The US-Egyptian breakup

Steven Cook writes:

The United States was not responsible for the inequity of Mubarak’s rule, but it did enable and benefit from it. Mubarak was long Washington’s man in Cairo: he kept open the Suez Canal, repressed the Islamists, and maintained peace with Israel. In return, the United States provided much for Egypt, contributing billions in economic assistance over the years to build up the country’s infrastructure, agricultural technology, and public health programs. Yet this U.S. assistance, while certainly contributing to Egypt’s development, also served to undermine the nationalist legitimacy of the regime. After all, how could Mubarak boast of Egyptian pride and ability when USAID employees were nestled in many government ministries?

At the same time, Egyptians came to see that their country’s foreign policy was being warped for the sake of U.S. largesse — and that the jackboots of the Interior Ministry awaited those who objected too loudly to this bargain. The original sin was Sadat’s separate peace with Israel, which Mubarak inherited and scrupulously upheld.

From the perspective of many Egyptians, this arrangement hopelessly constrained Cairo’s power while freeing Israel and the United States to pursue their regional interests unencumbered. Without the threat of war with Egypt, Israel poured hundreds of thousands of Israelis into settlements in the West Bank and the Gaza Strip, invaded Lebanon (twice), declared Jerusalem its capital, and bombed Iraq and Syria. For the United States, Mubarak was pivotal in creating a regional order that made it easier and less expensive for Washington to pursue its interests, from the free flow of oil to the protection of Israel and the prevention of any one country in the region from becoming too dominant. The benefits to Mubarak were clear: approximately $70 billion in economic and military aid over 30 years and the ostensible prestige of being a partner of the world’s superpower.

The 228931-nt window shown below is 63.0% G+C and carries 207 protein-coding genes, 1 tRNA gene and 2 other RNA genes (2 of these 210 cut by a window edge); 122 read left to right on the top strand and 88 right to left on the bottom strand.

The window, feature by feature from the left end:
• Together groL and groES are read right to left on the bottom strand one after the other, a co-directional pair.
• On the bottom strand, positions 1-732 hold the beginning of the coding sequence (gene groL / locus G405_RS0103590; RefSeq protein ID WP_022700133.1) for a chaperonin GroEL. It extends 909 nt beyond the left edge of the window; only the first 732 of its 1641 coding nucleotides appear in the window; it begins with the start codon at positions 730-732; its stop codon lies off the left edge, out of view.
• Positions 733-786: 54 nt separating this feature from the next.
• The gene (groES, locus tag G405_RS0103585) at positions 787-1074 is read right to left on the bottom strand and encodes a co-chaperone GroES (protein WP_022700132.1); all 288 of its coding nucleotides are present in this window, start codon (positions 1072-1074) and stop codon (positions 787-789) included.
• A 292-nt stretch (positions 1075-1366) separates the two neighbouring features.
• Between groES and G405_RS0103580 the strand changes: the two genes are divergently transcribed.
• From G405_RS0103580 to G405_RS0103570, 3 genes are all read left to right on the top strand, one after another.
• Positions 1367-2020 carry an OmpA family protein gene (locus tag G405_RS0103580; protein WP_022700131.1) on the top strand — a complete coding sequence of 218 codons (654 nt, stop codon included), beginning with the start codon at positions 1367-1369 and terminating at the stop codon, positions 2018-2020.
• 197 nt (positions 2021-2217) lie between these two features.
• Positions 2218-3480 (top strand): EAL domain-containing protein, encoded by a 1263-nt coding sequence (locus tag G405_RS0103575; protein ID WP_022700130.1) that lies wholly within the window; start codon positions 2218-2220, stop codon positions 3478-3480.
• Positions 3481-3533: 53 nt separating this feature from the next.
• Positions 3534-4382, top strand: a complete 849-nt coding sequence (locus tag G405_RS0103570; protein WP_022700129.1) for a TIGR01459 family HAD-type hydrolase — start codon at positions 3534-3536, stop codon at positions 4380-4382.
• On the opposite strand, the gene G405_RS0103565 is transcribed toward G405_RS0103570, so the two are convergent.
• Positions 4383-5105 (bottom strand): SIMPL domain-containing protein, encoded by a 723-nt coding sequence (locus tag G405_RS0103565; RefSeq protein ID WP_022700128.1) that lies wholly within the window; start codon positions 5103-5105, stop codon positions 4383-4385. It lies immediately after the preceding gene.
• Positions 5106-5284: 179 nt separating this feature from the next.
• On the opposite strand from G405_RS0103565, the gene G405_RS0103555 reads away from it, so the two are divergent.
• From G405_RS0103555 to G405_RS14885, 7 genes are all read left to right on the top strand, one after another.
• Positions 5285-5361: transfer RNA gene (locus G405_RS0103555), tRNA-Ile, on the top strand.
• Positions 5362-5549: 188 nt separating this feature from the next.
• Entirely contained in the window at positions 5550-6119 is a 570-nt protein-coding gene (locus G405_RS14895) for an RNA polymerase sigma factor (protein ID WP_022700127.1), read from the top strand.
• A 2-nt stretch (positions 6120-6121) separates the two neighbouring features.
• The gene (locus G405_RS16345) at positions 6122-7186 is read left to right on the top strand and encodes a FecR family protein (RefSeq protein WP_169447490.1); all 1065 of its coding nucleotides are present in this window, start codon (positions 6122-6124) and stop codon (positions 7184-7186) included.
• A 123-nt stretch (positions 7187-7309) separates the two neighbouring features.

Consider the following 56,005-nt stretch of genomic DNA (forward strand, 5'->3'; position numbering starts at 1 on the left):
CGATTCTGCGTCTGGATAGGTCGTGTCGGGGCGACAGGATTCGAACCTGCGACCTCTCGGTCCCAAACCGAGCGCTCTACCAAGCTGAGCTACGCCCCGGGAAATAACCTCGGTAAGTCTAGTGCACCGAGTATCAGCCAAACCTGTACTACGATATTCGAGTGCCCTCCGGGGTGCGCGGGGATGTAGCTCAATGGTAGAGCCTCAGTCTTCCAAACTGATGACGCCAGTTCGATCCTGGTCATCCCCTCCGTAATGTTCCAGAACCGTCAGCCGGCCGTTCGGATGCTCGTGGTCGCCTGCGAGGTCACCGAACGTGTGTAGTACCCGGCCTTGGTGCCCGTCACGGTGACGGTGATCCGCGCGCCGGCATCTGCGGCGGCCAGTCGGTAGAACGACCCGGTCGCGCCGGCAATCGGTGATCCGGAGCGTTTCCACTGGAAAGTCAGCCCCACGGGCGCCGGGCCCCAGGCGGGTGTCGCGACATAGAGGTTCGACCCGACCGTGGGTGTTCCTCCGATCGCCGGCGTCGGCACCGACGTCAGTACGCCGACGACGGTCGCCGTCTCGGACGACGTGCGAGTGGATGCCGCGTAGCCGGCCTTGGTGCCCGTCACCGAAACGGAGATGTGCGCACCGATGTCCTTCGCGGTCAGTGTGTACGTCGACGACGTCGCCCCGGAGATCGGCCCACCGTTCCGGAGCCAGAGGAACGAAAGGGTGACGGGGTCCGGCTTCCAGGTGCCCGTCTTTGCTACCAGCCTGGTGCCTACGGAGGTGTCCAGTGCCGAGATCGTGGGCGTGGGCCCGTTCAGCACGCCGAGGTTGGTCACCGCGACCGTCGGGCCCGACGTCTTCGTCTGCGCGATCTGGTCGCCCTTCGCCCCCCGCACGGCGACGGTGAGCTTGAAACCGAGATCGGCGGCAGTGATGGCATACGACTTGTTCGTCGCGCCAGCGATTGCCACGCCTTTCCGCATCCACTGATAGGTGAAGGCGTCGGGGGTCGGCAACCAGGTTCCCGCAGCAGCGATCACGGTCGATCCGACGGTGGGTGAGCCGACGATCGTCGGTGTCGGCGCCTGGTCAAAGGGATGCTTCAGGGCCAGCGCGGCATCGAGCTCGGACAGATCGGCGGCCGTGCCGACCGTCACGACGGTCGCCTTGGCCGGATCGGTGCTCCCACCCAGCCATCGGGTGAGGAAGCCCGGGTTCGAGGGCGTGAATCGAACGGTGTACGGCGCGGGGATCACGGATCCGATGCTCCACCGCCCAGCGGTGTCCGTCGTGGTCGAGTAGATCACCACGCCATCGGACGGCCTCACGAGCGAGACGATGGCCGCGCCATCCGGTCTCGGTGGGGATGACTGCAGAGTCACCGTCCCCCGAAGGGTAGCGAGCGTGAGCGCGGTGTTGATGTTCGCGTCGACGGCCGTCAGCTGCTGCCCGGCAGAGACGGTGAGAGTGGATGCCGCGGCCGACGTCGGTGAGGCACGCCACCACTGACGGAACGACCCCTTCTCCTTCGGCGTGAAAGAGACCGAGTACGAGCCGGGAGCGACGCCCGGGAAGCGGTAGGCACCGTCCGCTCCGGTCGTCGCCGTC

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3 thoughts on “The US-Egyptian breakup

  1. Norman

    What ever the outcome is, if this violence by the so called thugs is allowed to continue, then the U.S. will have to take responsibility for letting things get out of hand. With the rest of the M.E. going through these same maneuvers, we again see the “O” overwhelmed by a situation that can best be summed up as “KARMA”. This is what happens when one who has the ability, squanders it, whether by his own carelessness or by others. It shows what happens when the Empire starts its decent. Hell of a legacy for the 1st black president of the U.S.A. Sleep with vermin, your going to get bit.

  2. Christopher Hoare

    The US must stand aside when the Army sets this ‘peaceful and comprehensive’ process of change to freedom and democracy for the Egyptian people, but don’t forget that the monument to this uprising will be a pyramid of teargas canisters marked “Made in the USA”. Over thirty years the US must have bought many of the generals who are currently planning their way forward, and it would be appropriate to lean on a few for the sake of those who will otherwise be hunted down by the regime’s goon squads.

  3. Julie Kinnear

    The US doesn’t have many friends in the region and creating a new enemy would have detrimental consequences for the country so I think every step of the Obama administration must be reconsidered very carefully.

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